DEPARTMENT OF DEFENSE - CONGRESSIONALLY DIRECTED MEDICAL RESEARCH PROGRAMS

Deletion of Anaplastic Lymphoma Kinase improves cognitive impairments in a mouse model of Neurofibromatosis Type 1

Posted June 7, 2017
Jacob Raber, Ph.D., Oregon Health & Science University

Jacob Raber, Ph.D.
Jacob Raber, Ph.D.,
Oregon Health & Science University
Photo used with permission
of Dr. Raber

Neurofibromatosis 1 (NF1) is caused by mutations in the gene that encodes the protein neurofibromin. NF1 has many associated symptoms, the most commonly observed being cognitive impairment. There has also been some evidence of sleep disturbance in NF1 patients, but this is not well-studied. Other research groups have linked Anaplastic Lymphoma Kinase (Alk) to NF1 in fly models with regard to both sleep and cognitive function. These studies led Dr. Jacob Raber, of Oregon Health & Science University, and his colleagues – with funding from an NFRP Fiscal Year 2012 (FY12) Exploration - Hypothesis Development Award – to investigate the roles of Alk in these pathways in mice.

Dr. Raber hypothesized that a mouse model of NF1 (NF1 mice) lacking the Alk gene would perform better in tests of cognitive functions, such as spatial learning and memory, and have improved circadian activity levels compared to NF1 mice with the Alk gene. NF1 mice lacking either one or both copies of their Alk gene performed better in tests of spatial learning and memory than NF1 mice with both copies of the Alk gene. Furthermore, data from preliminary studies suggest that lack of Alk in NF1 mice improves circadian activity levels, as NF1 mice with both copies of the Alk gene are less active than NF1 mice without one or both copies of the Alk gene. These results point to Alk as a potential therapeutic target in NF1.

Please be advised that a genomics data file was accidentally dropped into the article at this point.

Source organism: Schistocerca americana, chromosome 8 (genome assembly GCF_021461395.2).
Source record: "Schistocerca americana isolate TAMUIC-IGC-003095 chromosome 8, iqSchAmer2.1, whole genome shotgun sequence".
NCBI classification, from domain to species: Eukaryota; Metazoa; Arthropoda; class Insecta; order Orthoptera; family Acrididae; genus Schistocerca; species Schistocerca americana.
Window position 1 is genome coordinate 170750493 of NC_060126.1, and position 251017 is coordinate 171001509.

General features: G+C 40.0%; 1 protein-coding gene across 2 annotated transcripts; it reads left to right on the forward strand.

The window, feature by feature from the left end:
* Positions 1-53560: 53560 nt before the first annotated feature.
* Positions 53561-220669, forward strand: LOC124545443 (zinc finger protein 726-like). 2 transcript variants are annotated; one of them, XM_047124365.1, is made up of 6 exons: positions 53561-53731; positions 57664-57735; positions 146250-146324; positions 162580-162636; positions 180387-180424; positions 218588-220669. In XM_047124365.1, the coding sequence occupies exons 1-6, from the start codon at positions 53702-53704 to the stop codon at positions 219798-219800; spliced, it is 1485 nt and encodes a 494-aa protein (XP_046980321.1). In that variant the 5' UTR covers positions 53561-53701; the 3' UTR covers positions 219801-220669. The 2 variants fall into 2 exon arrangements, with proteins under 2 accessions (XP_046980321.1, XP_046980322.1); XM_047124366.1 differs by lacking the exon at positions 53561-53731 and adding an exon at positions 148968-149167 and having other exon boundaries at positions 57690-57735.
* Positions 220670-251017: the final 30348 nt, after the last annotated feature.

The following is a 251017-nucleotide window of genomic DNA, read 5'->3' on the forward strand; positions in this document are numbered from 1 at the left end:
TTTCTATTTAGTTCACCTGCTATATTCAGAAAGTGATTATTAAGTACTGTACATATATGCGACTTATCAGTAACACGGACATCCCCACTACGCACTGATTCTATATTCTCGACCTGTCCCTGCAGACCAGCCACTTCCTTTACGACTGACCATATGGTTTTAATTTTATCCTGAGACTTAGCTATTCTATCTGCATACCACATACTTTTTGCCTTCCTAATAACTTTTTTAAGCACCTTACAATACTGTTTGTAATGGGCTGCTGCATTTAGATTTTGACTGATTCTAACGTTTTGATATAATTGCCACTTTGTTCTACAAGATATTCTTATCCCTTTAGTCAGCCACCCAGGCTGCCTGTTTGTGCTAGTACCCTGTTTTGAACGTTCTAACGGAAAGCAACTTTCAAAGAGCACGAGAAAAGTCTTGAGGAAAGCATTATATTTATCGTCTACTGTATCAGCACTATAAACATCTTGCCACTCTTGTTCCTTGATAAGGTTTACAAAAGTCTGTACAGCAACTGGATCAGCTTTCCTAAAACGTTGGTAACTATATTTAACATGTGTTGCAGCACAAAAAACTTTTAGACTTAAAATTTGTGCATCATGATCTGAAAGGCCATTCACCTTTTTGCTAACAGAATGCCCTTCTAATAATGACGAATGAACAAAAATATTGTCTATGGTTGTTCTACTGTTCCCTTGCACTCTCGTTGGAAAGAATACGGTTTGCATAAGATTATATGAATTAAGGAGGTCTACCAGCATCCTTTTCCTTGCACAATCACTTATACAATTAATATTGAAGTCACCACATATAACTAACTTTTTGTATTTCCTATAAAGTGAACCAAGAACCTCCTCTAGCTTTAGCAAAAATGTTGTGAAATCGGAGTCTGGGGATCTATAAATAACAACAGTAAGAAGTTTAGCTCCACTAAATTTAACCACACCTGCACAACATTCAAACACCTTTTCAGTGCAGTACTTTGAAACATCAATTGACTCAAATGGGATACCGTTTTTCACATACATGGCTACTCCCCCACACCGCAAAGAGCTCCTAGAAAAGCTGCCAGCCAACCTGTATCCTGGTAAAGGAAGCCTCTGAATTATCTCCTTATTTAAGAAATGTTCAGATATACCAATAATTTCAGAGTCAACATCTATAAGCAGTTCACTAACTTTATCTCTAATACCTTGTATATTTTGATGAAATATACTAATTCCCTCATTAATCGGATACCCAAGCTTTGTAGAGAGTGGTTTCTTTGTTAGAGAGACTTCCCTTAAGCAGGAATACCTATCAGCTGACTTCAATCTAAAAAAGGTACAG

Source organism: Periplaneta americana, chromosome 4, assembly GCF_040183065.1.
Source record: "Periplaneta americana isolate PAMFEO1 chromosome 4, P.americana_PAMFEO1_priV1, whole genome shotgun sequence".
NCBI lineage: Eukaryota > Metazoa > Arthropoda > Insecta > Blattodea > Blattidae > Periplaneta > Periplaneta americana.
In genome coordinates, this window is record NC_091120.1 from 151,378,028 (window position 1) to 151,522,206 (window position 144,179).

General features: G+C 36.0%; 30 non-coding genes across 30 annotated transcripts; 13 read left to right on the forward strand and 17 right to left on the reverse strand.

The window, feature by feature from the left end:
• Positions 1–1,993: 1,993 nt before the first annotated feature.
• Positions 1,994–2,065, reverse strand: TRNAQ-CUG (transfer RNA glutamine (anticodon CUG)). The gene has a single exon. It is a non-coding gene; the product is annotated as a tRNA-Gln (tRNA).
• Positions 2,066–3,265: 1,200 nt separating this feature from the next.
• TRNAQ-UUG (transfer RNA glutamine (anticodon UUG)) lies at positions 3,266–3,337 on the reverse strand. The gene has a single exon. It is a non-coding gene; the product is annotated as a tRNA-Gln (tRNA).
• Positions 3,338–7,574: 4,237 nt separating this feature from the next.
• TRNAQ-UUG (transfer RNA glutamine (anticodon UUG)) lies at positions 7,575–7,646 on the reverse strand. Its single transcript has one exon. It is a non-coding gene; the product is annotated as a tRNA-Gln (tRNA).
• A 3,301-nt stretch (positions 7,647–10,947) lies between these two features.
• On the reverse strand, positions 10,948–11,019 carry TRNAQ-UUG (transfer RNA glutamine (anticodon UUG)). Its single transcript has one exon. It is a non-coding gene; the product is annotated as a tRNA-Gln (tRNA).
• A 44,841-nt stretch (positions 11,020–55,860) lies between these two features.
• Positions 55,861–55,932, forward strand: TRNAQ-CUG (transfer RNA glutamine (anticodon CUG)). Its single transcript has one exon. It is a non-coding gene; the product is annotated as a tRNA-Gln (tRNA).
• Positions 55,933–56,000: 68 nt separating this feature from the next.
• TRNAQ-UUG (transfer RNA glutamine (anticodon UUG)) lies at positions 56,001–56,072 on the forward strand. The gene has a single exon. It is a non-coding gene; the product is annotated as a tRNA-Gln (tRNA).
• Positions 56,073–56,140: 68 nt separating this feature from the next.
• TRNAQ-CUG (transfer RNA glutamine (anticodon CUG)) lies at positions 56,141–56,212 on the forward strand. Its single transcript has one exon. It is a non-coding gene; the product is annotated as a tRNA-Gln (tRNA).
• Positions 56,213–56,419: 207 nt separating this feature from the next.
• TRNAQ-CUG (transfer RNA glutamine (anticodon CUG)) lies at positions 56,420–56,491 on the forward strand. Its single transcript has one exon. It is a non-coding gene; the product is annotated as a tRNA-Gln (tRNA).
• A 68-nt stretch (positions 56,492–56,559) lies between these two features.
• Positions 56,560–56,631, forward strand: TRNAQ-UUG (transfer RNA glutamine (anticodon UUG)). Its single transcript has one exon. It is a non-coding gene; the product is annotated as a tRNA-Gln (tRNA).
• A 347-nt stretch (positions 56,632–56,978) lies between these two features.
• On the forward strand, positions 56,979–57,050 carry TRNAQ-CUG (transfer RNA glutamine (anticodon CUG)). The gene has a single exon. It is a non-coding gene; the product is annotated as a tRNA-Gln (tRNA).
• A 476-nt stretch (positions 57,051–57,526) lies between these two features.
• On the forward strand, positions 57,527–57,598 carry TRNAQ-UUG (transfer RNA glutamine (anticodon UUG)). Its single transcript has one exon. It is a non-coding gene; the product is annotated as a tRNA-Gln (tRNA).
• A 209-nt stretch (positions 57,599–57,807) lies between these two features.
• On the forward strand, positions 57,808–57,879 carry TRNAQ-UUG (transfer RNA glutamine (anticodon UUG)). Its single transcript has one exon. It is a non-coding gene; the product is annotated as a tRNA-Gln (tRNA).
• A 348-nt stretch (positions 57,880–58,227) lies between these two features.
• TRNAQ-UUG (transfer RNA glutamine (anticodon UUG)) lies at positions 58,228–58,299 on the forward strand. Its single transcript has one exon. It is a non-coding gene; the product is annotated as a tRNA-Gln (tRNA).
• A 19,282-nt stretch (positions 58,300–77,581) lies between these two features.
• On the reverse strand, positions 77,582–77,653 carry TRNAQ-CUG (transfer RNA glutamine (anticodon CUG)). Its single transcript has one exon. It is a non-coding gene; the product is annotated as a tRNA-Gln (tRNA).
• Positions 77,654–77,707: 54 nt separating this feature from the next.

Dr. Raber and his colleagues were recently awarded an FY16 Investigator-Initiated Research Award to continue this research. They will be evaluating potential benefits and adverse effects of a pharmacological Alk inhibitor in NF1 mice. These studies could lay the foundation for pursuing Alk inhibition as a treatment of behavioral and cognitive impairments in NF1 patients.

Publication:

Weiss JB, Weber SJ, Torres ES, Marzulla T, and Raber J. 2017. Genetic inhibition of Anaplastic Lymphoma Kinase rescues cognitive impairments in Neurofibromatosis 1 mutant mice. Behav Brain Res 321:148–156.

Link:

Public and Technical Abstracts: Effects of Pharmacologic and Genetic Inhibition of Alk on Cognitive Impairments in NF1 Mutant Mice

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Last updated Wednesday, June 7, 2017